Commenting on the changes, the Daily Telegraph reports that campaigners said the decision was to give up Latin was “short-sighted” because they have been part of common parlance for hundreds of years.

    The Telegraph quotes Roger Wemyss Brooks of the Latin Mass Society of England and Wales, who said the following:

    Latin is part of our cultural heritage and it’s part of the basis of English. It unites us with other cultures throughout Europe and the world who have a connection with the Romance languages.

    It’s a very concise language which is used specifically for its precision and I think it’s short sighted to be giving it up.

  • Defendant declines to appear without interpreter

    An Albanian man charged with two counts of murder has refused to appear in court until an Albanian interpreter is present so he can understand the proceedings, today’s East Anglian Daily Times reports.

    A man appearing on the charge sheet as Ali Qazimaj was due to appear before magistrates in Ipswich this morning in connection with the murder of elderly couple Peter and Sylvia Stuart of Mill Lane, Weybread, Suffolk.

    In the defendant’s absence, his solicitor Stephen Harris expressed his frustration with Capita which is alleged to provide courts with interpreters. Mr Harris also informed the bench that his client’s name was Vital Dapi, not Ali Qazimaj.

    Magistrates referred the case to Ipswich Crown Court for a hearing this afternoon.

    Ipswich Crown Court
    Ipswich Crown Court. Image courtesy of Wikimedia Commons.

    The defendant was subsequently brought before the Crown Court this afternoon and the case was adjourned until 19th August for a plea and trial preparation hearing.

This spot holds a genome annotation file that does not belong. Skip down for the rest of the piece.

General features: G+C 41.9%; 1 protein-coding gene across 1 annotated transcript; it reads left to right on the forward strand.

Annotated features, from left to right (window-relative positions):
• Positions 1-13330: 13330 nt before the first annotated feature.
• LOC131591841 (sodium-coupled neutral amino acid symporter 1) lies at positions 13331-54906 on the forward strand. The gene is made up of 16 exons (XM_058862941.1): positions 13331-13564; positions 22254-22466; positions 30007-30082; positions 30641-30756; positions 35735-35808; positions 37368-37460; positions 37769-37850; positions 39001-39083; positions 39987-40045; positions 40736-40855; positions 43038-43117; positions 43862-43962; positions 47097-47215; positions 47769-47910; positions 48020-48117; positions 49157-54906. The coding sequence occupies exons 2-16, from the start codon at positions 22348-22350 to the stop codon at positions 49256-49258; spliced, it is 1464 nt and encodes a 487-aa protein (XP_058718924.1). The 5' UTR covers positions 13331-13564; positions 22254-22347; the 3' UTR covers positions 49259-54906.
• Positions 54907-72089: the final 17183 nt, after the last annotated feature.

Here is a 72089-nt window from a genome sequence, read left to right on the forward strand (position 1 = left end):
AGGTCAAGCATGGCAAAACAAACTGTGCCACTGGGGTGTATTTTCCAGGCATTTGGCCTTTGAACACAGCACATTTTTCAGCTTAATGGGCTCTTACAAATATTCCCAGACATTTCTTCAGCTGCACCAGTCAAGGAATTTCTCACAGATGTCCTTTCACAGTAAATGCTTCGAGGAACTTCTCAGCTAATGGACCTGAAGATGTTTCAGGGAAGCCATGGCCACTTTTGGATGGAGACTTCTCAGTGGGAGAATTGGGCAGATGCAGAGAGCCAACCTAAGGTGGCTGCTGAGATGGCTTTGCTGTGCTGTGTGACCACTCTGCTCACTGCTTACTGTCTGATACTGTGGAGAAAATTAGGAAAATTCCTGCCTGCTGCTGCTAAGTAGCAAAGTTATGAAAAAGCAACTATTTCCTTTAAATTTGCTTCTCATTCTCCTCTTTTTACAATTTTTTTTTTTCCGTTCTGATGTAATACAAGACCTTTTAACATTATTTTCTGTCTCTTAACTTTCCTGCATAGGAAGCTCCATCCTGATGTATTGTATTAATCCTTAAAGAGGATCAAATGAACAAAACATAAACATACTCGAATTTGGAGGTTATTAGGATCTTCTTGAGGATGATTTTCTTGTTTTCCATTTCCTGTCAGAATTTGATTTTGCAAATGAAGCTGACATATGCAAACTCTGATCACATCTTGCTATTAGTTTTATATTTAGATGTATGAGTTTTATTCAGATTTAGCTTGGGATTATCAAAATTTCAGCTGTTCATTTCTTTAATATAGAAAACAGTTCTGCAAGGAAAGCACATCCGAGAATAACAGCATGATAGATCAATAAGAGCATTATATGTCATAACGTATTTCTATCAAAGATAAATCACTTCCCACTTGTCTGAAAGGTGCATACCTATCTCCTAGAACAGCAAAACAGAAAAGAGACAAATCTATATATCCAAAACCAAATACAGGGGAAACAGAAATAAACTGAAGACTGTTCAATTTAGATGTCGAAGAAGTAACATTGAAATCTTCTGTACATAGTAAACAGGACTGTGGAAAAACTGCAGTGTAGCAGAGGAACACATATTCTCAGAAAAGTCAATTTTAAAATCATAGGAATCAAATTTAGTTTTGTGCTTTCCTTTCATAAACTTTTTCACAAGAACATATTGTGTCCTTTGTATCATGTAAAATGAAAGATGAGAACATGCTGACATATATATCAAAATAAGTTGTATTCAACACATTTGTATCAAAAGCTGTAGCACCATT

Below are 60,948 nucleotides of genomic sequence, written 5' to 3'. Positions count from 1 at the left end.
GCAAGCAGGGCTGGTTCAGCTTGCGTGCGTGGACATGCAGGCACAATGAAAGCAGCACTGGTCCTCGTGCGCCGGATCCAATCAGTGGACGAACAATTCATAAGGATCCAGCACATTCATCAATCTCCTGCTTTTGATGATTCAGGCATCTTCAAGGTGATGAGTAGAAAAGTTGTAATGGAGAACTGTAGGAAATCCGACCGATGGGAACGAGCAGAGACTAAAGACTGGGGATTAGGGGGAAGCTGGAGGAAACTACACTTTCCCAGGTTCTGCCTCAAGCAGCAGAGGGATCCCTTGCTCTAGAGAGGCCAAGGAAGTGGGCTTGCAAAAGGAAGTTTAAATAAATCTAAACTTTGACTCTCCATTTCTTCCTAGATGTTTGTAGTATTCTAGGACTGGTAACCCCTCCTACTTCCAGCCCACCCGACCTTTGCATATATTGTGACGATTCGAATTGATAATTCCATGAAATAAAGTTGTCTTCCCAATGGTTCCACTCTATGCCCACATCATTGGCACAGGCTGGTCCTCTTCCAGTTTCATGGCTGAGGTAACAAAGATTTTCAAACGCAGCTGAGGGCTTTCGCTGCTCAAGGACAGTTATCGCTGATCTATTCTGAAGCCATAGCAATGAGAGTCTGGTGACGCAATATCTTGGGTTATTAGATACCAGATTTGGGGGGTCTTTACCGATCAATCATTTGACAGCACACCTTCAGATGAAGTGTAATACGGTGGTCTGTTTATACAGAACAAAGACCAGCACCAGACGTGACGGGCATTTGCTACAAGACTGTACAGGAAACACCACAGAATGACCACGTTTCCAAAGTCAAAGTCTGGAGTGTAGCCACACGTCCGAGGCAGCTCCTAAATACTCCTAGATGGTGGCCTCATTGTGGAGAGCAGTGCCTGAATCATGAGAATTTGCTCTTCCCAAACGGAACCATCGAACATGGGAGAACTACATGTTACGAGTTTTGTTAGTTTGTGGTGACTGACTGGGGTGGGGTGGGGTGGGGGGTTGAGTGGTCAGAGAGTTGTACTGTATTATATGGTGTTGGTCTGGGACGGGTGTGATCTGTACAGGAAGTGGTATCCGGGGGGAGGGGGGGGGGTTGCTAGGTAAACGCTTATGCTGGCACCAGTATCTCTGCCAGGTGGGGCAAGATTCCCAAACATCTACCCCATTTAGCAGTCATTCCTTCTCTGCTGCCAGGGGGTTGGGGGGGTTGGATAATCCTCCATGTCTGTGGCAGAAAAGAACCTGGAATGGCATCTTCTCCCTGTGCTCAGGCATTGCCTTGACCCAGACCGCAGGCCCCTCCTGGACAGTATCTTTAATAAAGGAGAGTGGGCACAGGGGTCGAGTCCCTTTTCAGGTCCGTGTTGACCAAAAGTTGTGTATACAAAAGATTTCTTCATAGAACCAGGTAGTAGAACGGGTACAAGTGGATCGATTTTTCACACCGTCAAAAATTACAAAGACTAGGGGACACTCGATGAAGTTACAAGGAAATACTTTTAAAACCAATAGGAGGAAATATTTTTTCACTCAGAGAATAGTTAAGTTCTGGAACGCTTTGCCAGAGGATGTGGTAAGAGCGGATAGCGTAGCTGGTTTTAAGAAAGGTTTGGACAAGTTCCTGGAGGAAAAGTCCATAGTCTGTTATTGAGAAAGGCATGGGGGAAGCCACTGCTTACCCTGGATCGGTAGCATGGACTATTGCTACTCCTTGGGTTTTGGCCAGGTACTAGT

• Nextcloud document editing with Collabora Online Office

    Thanks to a partnership between Nextcloud and Collabora there is now a great solution for self-hosting Online Office. Nextcloud has worked with Collabora to provide an easy-to-use Online Office solution for the first time for home users which is easily integrated into Nextcloud. At the same time, Nextcloud and Collabora have announced the of enterprise standard offerings to their customers, who will be able to access a secure, easy-to-use and integrated Online Office solution in their Nextcloud installation.

    “Working with Collabora and the LibreOffice community enables us to provide a great solution for our enterprise customers”, said Frank Karlitschek, Managing Director of Nextcloud. “We’re proud to partner with Collabora, the creators of LibreOffice Online, to enable our community and customers to run their own Online Office suite.”

    Collobora Presentation running on Nextcloud